Why Variety Is an Important Thing to Have In Theater

Why Variety Is an Important Thing to Have In Theater

Patrick Connolly

It’s good to leave a theater happy and satisfied. Who wouldn’t want such an experience in their lives? But imagine having to leave a theater happy and satisfied every single time, and not experiencing any other emotion at all. Ironically, that would produce a third feeling: boredom.

Variety is to diversity. Without it, there is no such thing as a rich life. Yes, shows that provide a happy and satisfying time at the theater are worth every penny, but shows that manage to go the extra mile—shows that not only entertain, but provide a truth about the nature of life itself—deserve to be heavily acknowledged.

I think back to a show like Next to Normal, a show that takes bold risks in making theatergoers feel a variety of emotions. There’s one scene in particular when Dan Goodman—husband to Diana Goodman—tries to make everything feel like it’s all good, and nothing bad will ever happen. This backfires when Diana makes a cake for her son Gabe, even though her son has been dead for sixteen years. In this one scene alone, complex emotions run amok. In the beginning of the scene, happiness and joy is king until sadness takes over when Diana enters the room. Eventually, anger and tension start to take over as Diana explodes in front of Dan, so much to the point where she throws forks and knives onto the floor. I can’t think of another moment in musical theater like it, to be honest.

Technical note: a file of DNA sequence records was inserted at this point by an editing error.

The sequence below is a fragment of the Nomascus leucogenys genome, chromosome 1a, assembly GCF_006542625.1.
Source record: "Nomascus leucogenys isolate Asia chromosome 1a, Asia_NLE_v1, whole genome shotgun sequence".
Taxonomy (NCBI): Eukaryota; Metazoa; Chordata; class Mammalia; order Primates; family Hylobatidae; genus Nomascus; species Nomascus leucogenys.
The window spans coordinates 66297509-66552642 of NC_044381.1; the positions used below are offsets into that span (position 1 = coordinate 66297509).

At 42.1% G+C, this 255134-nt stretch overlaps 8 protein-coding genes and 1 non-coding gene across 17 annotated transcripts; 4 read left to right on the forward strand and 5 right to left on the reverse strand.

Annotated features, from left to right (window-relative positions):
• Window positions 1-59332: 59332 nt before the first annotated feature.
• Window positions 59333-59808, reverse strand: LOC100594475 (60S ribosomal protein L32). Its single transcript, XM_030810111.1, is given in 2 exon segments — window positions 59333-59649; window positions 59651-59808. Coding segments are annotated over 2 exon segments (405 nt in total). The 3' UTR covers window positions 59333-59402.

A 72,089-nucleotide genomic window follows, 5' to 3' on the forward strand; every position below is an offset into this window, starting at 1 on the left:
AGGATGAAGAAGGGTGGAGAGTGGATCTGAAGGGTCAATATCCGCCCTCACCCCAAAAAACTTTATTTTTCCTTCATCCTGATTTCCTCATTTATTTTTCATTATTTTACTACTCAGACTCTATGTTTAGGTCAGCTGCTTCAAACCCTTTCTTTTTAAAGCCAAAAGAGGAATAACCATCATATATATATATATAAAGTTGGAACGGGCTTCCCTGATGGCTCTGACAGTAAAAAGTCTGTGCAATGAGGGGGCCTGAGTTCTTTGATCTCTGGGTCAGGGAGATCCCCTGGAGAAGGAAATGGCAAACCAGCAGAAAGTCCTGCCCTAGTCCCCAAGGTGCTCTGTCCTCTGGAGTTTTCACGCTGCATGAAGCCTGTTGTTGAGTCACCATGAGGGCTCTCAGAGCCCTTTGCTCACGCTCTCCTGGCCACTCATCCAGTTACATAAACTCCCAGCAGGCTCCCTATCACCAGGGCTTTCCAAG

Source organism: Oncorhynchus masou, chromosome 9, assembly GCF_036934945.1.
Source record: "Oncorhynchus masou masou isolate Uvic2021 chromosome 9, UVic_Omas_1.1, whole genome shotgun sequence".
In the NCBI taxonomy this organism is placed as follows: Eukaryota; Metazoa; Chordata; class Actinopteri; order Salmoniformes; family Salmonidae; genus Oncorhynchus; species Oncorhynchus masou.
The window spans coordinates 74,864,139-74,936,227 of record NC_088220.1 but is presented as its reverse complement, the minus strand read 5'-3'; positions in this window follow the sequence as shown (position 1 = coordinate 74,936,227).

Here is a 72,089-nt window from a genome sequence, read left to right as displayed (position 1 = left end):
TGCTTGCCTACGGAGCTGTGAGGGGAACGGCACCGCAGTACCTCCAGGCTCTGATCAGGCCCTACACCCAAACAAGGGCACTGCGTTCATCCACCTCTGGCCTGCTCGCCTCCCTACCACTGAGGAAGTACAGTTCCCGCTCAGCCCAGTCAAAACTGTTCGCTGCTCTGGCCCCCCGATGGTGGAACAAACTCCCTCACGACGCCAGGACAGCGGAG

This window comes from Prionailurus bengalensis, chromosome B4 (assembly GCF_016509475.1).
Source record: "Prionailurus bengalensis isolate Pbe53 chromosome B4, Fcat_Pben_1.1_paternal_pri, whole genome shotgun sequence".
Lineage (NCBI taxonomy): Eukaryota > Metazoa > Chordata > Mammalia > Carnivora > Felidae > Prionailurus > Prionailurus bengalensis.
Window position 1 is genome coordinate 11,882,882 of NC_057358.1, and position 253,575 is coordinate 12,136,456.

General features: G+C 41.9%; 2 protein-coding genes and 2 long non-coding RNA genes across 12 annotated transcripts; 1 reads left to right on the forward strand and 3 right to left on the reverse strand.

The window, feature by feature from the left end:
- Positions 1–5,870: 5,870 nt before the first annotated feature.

There’s also a show like Children of Eden, perhaps one of the most underappreciated musicals in Stephen Schwartz’s career. Despite its obvious religious overtones (of which, for the record, I don’t mind in the slightest), there’s a significant amount of truth about the human condition located within some of Schwartz’s amazing songs. Take the titular song, for instance. The lyrics that speak to me the most are “You will know heartache, prayers that don’t work, and times of bitter circumstances/But I still believe in second chances”. The importance of humanity shines through in just that one lyric; ideas of sadness and redemption are expressed in those few seconds, and the result is nothing short of rewarding.

Shows like Next to Normal and Children of Eden make me realize how important variety should be in the theater world. Both musicals provide genuine, raw expressions of the human condition that has no intent in sugarcoating the realities of life. There’s no doubt I appreciate those good ol’ fashioned song-and-dance musical comedies (which is referenced and parodied to great effect in “A Musical” from Something Rotten), but there’s something about musicals—and plays—that manage to go the extra mile to provide truly unique theatergoing experiences.

Now excuse me while I attempt to create a musical that would add more variety in the theater world. 

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